Basic Sewing Supplies (Video)
When it comes to sewing, there are some basic sewing supplies everyone should have on-hand. And although you may not use all of these supplies with each project, you’ll still want to pick them up to fill your sewing kit with the necessary staples:
– Hand-sewing needle
– Pin cushion
– Fabric scissors
– Tailor’s chalk or marking pencils
– Stitch ripper
– Flexible tape measure
– Sewing gauge
– Fray Stop
– Tracing wheel and tracing paper
Before you sew, it’s important that you have the right tools by your side. I’m going to walk you through the names and functions of the basic sewing supplies.
The first thing you’ll want to pick up is thread. You’ll want to look out for good quality thread. We recommend avoiding the bargain bin. And avoid those big spools of thread that are really inexpensive; those are for sergers, which are a different machine. And they’re really fuzzy, they’ll snap, and they’ll break if they go in your regular machine.
So you want to buy a good quality thread. Ideally, you’d like to match your thread content to the content of the garment that you’re making, but I usually choose a cotton thread or an all-purpose– an all-purpose thread.
The next thing you’ll need is a bobbin. We’re going to put thread from the spool of thread onto this bobbin, and it’s going to go in the bottom of your machine and it’s going to help form the stitch.
Now, when you’re buying a bobbin, you want to be careful, because they might look the same, but they’re going to be slightly different; some are a bit more narrow, some are a bit more tall, and some have a bit of a curvature across the top. Ideally, you want to take the bobbin that came with the machine that you bought and take that to the store when you’re purchasing it.
If you have a front load machine, you’re going to see one of these, which is called a bobbin case. Your bobbin fits inside the bobbin case. If you have a drop-in load machine, your bobbin case is built into the machine.
Next thing you’ll want to have are straight pins. The longer they are, the easier they are to use, and you can also find ones with little balls on the top. Those are really easy to grab. A lot of people like them a lot. The only thing you have to be careful of is if you’re ironing, you want to either avoid them or make sure that your pins have a glass head.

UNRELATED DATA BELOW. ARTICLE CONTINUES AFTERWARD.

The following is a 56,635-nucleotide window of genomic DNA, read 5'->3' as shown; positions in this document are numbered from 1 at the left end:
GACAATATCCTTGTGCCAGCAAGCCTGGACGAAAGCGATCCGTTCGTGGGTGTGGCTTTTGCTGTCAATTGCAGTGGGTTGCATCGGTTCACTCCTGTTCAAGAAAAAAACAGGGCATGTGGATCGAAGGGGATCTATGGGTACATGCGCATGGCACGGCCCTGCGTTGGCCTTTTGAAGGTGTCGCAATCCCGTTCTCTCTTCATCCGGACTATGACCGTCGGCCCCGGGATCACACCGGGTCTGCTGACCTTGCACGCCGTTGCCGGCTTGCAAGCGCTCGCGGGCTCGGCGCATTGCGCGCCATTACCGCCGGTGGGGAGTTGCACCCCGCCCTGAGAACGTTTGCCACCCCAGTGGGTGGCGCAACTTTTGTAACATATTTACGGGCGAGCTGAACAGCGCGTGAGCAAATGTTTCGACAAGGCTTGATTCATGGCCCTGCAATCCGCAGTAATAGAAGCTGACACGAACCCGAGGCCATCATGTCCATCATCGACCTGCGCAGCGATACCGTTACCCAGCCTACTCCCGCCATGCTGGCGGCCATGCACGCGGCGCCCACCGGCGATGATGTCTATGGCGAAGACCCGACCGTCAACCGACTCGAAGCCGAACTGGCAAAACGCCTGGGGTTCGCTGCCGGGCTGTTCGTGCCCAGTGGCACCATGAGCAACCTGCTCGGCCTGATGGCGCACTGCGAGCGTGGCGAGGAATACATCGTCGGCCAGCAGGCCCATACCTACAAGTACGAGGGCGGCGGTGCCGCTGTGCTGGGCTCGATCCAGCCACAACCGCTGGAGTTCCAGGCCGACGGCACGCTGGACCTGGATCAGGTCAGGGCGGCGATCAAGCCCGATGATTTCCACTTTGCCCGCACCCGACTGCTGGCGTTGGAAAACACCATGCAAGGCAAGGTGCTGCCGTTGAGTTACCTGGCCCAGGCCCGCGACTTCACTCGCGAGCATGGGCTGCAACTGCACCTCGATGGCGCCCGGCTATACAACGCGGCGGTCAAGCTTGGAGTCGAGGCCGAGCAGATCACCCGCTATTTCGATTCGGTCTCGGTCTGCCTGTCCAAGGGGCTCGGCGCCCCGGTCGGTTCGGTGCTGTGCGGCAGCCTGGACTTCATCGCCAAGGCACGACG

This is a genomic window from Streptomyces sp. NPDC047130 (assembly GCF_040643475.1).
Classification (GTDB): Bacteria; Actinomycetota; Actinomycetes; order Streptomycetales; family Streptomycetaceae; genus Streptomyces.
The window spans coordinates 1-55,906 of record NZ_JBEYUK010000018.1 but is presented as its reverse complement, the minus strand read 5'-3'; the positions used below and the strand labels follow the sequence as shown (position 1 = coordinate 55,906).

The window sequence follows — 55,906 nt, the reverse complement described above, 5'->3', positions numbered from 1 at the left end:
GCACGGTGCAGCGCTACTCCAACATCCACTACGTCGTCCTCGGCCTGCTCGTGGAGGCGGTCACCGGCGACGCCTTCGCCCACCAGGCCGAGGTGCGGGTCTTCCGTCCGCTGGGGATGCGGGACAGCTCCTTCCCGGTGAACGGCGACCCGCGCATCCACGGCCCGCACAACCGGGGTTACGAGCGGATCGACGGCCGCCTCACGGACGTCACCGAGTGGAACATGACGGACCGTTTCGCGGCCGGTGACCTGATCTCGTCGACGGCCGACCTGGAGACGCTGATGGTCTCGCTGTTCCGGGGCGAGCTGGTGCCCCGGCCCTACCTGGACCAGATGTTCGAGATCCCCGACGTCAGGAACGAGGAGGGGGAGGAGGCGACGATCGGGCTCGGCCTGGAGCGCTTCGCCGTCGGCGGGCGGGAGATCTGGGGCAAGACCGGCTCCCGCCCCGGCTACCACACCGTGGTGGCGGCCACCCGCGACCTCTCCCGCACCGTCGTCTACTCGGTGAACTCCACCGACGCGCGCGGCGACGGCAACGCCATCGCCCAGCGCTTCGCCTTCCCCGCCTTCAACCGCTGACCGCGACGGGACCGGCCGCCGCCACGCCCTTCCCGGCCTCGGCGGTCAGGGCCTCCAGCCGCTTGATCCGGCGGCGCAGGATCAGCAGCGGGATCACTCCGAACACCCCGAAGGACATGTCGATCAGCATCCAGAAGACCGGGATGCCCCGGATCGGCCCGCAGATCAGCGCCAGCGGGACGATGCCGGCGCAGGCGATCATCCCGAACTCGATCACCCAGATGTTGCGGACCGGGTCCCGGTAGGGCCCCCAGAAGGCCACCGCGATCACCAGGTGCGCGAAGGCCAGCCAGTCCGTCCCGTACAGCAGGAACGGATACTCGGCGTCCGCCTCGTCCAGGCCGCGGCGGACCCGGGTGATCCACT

You’ll also want to have some hand-sewing needles. I would recommend getting an assortment of them, all different sizes, depending on what your project is and depending on the thread that you’re using.
Also, one of the most important things that you’ll need is a pin cushion. You’re going to put all your pins inside here. The most common is the tomato with this little cherry/chili on the top for sharpening. It’s filled with emery and you’re supposed to poke your pins inside and it helps to sharpen them. Pin cushions come in all different shapes and sizes. There’s also wrist pin cushions, which are really handy, because then your pins are with you at all times.
Then we’ve got scissors. You want to make sure that your scissors are used for fabric and fabric only. Some people use them on tissue. I do. I use them on my pattern tissue pieces, but other people are very particular about keeping these on fabric only.
Then we’ve got marking pencils and tailor’s chalk. They come in different textures, different colors, and what I would recommend is getting a bunch of them so that you can change up what you’re using depending on your fabric, depending on the colour, depending on the type of fabric that you have.
You’ll also use a stitch ripper quite a bit. This is going to be one of your best friends. It’s almost like an eraser for fabric or for mistakes. There’s a little blade inside the ‘U’ and that cuts your stitches. So you just rip your stitches apart whenever you’ve made a mistake.
Then you’ll need a flexible tape measure. This is going to be really handy for when we’re measuring ourselves, when we’re aligning our pattern pieces, and what I would do is keep it on you so that it’s never far.
A sewing gauge is another measuring tool. It’s a hard ruler with a little slider in it. So you pick your distance that you want to measure and it’s great for measuring one distance over a long piece of fabric, because you set your width and then you can measure it as the width is being held.
Another thing that isn’t a mandatory sewing supply, but it’s great to have on hand – it’s called Fray Stop; it’s a flexible fabric glue. So you can put it in the washing machine. It basically holds any threads together. If you have any loose threads in your clothes you can’t snip off, put a little dab of the Fray Stop on there. And we’ve had a student test it out on nylons – it apparently works to keep nylons together too. Usually, I take the cap off and then I put a pin with a head in the top of the bottle, that way it never gets– never gets clogged.
Also you’ll want to have a tracing wheel and tracing paper. These are handy tools also for transferring marks to your fabric. So what you’ll do is, you’ll sandwich your fabric in the tracing paper and you’ll use the tracing wheel to draw your markings over top. Your– the tracing paper will transfer those markings onto your fabric.
These are the basic sewing supplies that you’ll want to have on hand.
Um, also you’ll want to have – tracing paper. What the heck is this called?